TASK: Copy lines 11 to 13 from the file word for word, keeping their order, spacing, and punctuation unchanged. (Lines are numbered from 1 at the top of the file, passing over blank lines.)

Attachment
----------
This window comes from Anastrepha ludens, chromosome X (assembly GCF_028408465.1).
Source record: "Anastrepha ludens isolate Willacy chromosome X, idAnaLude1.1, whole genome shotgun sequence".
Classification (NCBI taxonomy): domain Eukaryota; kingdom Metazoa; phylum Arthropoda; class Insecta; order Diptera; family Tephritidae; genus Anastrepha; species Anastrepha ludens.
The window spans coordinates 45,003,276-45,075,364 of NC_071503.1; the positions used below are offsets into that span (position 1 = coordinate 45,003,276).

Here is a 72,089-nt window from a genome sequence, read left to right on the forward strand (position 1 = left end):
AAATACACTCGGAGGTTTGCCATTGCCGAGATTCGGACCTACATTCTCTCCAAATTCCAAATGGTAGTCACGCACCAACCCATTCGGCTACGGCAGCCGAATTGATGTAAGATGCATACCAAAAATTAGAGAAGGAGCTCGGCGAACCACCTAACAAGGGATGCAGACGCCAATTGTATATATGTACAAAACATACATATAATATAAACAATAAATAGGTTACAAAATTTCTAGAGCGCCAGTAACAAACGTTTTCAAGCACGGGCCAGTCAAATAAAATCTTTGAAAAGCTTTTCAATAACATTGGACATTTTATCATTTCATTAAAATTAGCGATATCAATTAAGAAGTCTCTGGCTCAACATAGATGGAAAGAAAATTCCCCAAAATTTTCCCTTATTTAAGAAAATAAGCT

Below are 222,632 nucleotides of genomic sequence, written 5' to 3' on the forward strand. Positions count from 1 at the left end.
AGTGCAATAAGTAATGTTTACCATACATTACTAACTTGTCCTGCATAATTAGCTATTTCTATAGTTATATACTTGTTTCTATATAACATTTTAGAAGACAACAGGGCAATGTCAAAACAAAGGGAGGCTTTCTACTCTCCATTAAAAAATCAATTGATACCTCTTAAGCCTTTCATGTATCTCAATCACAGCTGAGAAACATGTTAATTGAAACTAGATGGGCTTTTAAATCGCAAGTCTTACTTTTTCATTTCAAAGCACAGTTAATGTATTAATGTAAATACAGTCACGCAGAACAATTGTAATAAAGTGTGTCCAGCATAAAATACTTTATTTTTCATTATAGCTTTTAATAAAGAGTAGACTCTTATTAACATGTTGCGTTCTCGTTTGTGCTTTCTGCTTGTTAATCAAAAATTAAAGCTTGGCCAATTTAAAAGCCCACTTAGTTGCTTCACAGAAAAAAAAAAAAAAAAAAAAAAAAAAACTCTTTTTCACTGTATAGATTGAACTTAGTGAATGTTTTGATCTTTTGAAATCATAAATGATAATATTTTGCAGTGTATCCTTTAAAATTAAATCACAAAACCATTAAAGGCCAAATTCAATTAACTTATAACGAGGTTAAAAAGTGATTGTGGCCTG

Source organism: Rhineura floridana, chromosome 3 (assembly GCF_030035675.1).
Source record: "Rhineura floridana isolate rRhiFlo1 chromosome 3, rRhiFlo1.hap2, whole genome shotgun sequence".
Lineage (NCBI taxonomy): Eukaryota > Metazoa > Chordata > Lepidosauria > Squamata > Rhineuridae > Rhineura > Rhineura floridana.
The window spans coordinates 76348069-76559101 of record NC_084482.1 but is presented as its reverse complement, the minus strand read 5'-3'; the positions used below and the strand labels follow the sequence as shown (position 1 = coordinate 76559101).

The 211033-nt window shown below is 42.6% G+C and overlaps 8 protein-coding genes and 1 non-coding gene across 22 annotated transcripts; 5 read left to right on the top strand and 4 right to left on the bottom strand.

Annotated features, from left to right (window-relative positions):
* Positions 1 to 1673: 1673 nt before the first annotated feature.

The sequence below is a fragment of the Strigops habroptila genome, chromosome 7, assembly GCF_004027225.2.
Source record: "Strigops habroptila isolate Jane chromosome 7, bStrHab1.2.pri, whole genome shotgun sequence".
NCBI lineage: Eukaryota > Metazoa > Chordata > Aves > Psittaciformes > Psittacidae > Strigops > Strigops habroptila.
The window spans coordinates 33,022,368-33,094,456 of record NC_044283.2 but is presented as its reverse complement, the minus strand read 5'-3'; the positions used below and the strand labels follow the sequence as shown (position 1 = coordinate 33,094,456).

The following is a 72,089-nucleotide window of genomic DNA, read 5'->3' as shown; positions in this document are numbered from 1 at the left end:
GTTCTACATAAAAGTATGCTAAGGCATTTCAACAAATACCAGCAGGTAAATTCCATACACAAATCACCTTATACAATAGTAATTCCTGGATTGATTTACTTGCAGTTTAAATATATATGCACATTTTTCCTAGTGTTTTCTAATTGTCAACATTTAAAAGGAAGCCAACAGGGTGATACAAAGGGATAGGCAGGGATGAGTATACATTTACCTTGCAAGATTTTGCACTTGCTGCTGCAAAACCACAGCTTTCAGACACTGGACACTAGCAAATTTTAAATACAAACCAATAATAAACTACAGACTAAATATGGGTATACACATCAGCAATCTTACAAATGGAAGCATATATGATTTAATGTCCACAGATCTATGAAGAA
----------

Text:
Lineage (NCBI taxonomy): Eukaryota > Metazoa > Chordata > Lepidosauria > Squamata > Rhineuridae > Rhineura > Rhineura floridana.
The window spans coordinates 76348069-76559101 of record NC_084482.1 but is presented as its reverse complement, the minus strand read 5'-3'; the positions used below and the strand labels follow the sequence as shown (position 1 = coordinate 76559101).

The 211033-nt window shown below is 42.6% G+C and overlaps 8 protein-coding genes and 1 non-coding gene across 22 annotated transcripts; 5 read left to right on the top strand and 4 right to left on the bottom strand.